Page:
Tendring Topics……..on line
When I learned that Prime Minister David Cameron was giving his full support to Ms Maria Miller in her defence of her job as Culture Minister, despite clamour from the press and some MPs for her resignation, I wondered if it might be the kiss of death. She wouldn’t be the first to have been forced into resignation within days of the Prime Minister offering similar support. Her case had been considered by the independent Commissioner appointed to investigate alleged fraudulent claims for expenses by some MPs. He had ruled that there was no evidence of deliberate fraud but that she should apologise to the House of Commons and pay back £46,000 that she had been paid to her but to which she hadn’t been entitled. He also commented that she had been less than co-operative during the course of the investigation.
It was though, not the commissioner but the Parliamentary Standards Committee consisting of fellow-MPs, who made the final decision. They agreed that Mrs Miller should make a public apology but they reduced the amount she would have to repay from £46.000 to just over £5,000! Isn’t it the members of that committee rather than Ms Miller who should have been considering resignation!
It was this remarkable reduction in the sum that Ms. Miller had to pay back, plus her very half-hearted and perfunctory apology to the House of Commons, that caused the outcry – not least from members of her own Conservative Party – and ultimately led to her resignation from her Cabinet post.
My interest in the case is that it draws attention, once again, to the very different standard of behaviour expected of MPs of all political persuasions, and that of other professional servants of the public in central and local government, and the very different code of discipline that rules their behaviour. I know very little about the Civil Service but I do know that local government employees who had been revealed to have fiddled expenses or claimed allowances to which they were not entitled, to the extent of thousands of pounds, would be lucky if their penalty was only the loss of their job – more likely they would be prosecuted, face a possible prison sentence, the loss of their pension entitlement and the probability that they would never work again in a responsible job. They would certainly never have been given the soft option of returning the money they had fraudulently obtained and making an apology. How nice it must be to be able to do as Mr Cameron suggested, and ‘draw a line under the past’. No doubt every arrested burglar, confidence trickster and rapist would like the same! Why shouldn’t erring MPs be treated exactly the same as erring civil servants and local government officials?
How about genuine mistakes and misunderstandings? For goodness sake! MPs make the laws that we have to obey. We can surely expect them to understand their own rules – and to know the difference between right and wrong! How strange that ‘mistakes and misunderstandings’ are always in one direction. Has there ever been a case of an MP accidentally or mistakenly paying a substantial un-owed sum of money back to the government?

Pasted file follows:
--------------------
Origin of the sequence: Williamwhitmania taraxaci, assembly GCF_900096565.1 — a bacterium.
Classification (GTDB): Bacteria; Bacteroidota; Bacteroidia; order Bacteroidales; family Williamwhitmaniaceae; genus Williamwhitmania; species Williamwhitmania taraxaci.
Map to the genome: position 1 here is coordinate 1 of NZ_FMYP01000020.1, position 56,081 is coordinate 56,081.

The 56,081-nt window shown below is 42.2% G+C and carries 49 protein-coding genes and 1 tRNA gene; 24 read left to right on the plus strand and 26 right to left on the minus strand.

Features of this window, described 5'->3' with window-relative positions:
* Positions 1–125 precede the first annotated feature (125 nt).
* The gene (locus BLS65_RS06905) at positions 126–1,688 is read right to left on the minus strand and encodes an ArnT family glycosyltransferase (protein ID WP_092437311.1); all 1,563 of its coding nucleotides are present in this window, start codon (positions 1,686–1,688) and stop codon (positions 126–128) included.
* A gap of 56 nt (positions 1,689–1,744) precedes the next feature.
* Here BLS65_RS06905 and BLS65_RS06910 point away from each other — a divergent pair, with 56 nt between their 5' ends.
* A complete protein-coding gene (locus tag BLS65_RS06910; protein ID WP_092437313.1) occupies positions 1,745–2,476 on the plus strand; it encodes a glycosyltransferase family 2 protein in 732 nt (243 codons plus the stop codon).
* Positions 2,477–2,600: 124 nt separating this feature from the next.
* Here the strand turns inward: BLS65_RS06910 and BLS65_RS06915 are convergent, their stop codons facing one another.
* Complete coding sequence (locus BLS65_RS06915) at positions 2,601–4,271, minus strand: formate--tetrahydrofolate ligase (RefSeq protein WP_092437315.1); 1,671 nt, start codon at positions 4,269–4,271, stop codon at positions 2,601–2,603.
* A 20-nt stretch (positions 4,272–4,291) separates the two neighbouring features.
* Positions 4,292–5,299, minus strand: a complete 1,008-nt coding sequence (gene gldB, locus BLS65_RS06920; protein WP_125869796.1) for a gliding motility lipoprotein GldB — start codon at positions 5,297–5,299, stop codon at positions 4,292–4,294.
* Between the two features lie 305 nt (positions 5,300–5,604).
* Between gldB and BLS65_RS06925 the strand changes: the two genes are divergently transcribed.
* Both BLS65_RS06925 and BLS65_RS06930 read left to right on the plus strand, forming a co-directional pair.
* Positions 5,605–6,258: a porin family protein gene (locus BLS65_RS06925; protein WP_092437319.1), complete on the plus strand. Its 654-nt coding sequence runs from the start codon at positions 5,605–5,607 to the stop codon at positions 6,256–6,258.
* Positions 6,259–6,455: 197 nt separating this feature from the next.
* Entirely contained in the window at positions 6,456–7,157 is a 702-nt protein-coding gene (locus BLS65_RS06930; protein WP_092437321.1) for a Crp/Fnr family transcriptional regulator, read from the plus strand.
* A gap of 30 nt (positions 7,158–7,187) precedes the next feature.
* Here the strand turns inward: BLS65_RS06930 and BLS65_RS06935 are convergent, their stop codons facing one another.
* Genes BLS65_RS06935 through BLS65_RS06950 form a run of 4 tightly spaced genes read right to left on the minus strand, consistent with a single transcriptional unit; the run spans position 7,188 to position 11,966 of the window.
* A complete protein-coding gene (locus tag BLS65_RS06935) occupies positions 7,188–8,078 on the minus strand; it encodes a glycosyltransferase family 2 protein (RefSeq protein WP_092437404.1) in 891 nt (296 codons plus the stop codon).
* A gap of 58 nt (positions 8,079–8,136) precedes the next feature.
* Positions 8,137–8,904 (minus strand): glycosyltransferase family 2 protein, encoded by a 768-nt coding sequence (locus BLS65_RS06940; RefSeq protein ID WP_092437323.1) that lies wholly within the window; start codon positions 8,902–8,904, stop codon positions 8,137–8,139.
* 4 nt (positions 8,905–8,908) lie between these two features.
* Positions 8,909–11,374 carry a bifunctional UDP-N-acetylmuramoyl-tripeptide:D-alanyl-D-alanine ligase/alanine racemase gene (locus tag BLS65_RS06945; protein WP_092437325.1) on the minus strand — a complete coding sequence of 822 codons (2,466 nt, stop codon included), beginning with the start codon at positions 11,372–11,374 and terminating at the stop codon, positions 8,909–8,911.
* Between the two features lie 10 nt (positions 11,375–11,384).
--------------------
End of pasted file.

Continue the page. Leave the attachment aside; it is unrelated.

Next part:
A Not-Unhappy Ending
Those who have been concerned about Ms. Miller’s financial situation now that she is no longer a Minister of the Crown will be relieved to know that I have just heard on the tv news that as a former member of the Cabinet she’ll get a £70,000 golden handshake on her departure
Suffering from Depression? Or just depressed?
Almost every week we get new, and often conflicting ‘health advice’ or ‘health warnings’ from this, that or the other ‘expert’, on the front pages of the popular press. Any alcohol intake is harmful. A glass of red wine every day will guard against heart disease and will halt the progress of macular degeneration of the retina of the eye. All smoking is harmful and inadvertently inhaling some-one else’s second-hand smoke is no less dangerous. The whole nation is suffering from obesity as a result of eating too much and exercising too little. Eat too little and you’ll become anorexic. Over-exercise could give you a stroke or a heart attack. Try to eat at least five portions of fruit or vegetables every day. Eat more fruit or vegetables every day – seven is better than five and vegetables are better than fruit!
The latest health scare – though it claims to be stating a fact rather than issuing a warning – is that most elderly people are suffering from depression and that the NHS ought to do something about it. Well, I am 92 and, God willing, I shall be 93 in about six weeks time. I just don’t believe that many of my contemporaries are suffering from clinical depression. Depression is a serious and very unpleasant mental illness. Some years ago I was acquainted with someone with what we then called manic-depression (now I believe bi-polar disorder is the pc expression). When that person was in her depressive phase she was quite incapable of doing anything at all but sit and weep, totally convinced – whatever her actual circumstances at the time – that all the world was against her and that she faced a future of total misery. Very unpleasant as it undoubtedly is - clinical depression is a definite medical condition that can be treated.